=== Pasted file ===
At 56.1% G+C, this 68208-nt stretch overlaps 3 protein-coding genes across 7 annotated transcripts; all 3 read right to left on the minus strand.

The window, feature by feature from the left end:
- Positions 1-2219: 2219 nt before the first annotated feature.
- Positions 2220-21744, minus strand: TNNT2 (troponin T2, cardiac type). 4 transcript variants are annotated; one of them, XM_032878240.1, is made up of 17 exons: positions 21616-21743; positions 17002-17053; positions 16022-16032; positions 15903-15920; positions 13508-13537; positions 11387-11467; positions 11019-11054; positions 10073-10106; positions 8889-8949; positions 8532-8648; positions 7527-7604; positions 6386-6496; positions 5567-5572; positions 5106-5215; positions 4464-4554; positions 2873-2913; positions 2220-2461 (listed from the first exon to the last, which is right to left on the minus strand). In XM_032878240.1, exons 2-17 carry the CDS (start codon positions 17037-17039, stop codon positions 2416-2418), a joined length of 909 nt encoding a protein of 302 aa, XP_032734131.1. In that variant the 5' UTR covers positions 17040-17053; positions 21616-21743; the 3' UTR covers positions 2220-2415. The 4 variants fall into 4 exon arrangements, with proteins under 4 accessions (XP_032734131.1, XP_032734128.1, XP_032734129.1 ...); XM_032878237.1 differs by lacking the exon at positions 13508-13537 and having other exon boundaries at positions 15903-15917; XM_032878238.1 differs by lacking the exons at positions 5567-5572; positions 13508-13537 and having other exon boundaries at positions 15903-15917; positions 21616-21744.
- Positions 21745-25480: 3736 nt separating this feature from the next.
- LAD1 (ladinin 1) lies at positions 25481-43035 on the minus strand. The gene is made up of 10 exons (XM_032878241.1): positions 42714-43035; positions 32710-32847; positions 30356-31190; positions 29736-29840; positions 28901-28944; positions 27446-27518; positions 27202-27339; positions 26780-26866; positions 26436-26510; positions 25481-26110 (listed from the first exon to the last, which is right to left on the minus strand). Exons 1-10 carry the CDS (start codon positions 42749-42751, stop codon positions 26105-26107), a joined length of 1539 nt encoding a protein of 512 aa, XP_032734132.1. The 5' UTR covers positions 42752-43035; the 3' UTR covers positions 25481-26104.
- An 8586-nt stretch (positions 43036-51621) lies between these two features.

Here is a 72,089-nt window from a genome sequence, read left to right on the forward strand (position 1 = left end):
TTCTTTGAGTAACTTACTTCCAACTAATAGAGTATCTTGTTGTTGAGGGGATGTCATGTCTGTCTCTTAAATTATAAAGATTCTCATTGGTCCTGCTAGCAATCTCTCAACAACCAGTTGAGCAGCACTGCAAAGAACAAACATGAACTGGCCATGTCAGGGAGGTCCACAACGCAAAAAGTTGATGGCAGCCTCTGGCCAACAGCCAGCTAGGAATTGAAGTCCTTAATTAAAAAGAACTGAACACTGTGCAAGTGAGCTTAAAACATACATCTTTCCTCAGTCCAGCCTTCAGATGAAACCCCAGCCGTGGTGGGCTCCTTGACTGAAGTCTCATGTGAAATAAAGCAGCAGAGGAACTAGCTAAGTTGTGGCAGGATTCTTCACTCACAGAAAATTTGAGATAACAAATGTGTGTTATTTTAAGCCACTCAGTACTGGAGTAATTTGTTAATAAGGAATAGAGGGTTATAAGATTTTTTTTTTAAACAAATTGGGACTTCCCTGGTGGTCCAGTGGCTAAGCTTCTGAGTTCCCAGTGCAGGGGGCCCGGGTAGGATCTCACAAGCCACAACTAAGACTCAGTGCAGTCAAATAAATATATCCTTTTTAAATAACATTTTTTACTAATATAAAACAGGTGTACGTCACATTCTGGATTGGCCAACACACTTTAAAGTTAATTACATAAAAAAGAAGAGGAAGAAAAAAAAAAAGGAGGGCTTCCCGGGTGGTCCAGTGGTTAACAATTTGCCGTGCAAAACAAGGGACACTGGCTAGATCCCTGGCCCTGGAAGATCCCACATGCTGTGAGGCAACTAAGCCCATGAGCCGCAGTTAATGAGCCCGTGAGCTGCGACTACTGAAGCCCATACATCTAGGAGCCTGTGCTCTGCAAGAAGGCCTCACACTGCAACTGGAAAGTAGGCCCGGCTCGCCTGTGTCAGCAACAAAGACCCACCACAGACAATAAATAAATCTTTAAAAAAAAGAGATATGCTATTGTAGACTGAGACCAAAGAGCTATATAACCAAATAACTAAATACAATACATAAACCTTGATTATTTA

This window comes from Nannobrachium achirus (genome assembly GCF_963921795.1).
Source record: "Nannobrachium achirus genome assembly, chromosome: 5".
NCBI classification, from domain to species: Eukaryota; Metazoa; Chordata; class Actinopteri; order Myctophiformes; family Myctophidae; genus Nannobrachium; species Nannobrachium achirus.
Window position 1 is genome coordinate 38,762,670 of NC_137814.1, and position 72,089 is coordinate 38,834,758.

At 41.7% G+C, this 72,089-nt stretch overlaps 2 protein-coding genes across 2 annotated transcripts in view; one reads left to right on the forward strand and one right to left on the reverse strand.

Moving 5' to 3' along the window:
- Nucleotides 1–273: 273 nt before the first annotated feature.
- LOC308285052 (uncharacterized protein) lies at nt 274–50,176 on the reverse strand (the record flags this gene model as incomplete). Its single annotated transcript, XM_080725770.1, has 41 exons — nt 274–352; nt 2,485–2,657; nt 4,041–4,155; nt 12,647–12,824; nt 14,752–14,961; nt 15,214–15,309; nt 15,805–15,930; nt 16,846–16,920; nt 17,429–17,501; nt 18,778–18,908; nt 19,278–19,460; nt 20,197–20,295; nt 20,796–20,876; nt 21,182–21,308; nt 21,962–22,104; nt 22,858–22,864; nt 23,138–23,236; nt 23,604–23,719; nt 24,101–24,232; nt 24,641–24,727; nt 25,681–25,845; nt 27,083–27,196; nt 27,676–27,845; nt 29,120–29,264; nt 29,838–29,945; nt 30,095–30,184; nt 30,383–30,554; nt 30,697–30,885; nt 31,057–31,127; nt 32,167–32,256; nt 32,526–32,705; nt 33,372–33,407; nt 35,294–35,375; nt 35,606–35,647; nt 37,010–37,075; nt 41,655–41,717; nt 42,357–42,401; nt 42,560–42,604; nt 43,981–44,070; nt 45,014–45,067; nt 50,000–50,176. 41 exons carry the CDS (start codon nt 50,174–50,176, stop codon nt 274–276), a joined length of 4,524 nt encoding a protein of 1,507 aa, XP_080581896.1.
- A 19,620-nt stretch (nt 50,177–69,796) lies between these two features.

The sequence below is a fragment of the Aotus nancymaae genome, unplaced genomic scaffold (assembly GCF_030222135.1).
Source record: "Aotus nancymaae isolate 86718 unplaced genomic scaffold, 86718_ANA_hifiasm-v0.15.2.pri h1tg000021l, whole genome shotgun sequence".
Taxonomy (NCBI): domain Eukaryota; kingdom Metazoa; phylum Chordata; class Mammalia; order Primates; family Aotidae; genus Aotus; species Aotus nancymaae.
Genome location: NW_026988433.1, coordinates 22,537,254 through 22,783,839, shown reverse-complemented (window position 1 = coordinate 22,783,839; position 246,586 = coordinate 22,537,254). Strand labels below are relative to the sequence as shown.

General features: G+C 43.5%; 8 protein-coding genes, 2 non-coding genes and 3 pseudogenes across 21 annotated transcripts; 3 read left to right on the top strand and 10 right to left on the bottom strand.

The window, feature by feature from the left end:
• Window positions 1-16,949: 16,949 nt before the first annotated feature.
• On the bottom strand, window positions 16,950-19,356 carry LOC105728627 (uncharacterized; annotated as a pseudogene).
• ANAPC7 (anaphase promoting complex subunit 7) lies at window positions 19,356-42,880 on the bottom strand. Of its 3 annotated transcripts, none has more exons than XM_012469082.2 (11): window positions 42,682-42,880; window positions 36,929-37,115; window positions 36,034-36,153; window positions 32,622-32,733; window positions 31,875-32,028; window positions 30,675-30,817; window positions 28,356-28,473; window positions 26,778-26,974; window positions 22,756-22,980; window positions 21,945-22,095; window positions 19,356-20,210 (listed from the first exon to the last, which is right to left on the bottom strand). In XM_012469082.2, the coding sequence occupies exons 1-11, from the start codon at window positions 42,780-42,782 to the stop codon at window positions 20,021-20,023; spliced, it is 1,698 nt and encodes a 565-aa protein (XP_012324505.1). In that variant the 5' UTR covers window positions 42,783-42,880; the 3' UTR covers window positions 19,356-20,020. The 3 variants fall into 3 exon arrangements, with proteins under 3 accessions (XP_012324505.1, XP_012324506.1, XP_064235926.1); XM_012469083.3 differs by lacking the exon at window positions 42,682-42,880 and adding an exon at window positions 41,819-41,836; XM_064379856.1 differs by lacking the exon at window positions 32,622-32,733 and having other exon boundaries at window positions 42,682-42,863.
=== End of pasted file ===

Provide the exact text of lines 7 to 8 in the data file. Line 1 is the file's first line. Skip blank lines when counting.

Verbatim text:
- An 8586-nt stretch (positions 43036-51621) lies between these two features.

Here is a 72,089-nt window from a genome sequence, read left to right on the forward strand (position 1 = left end):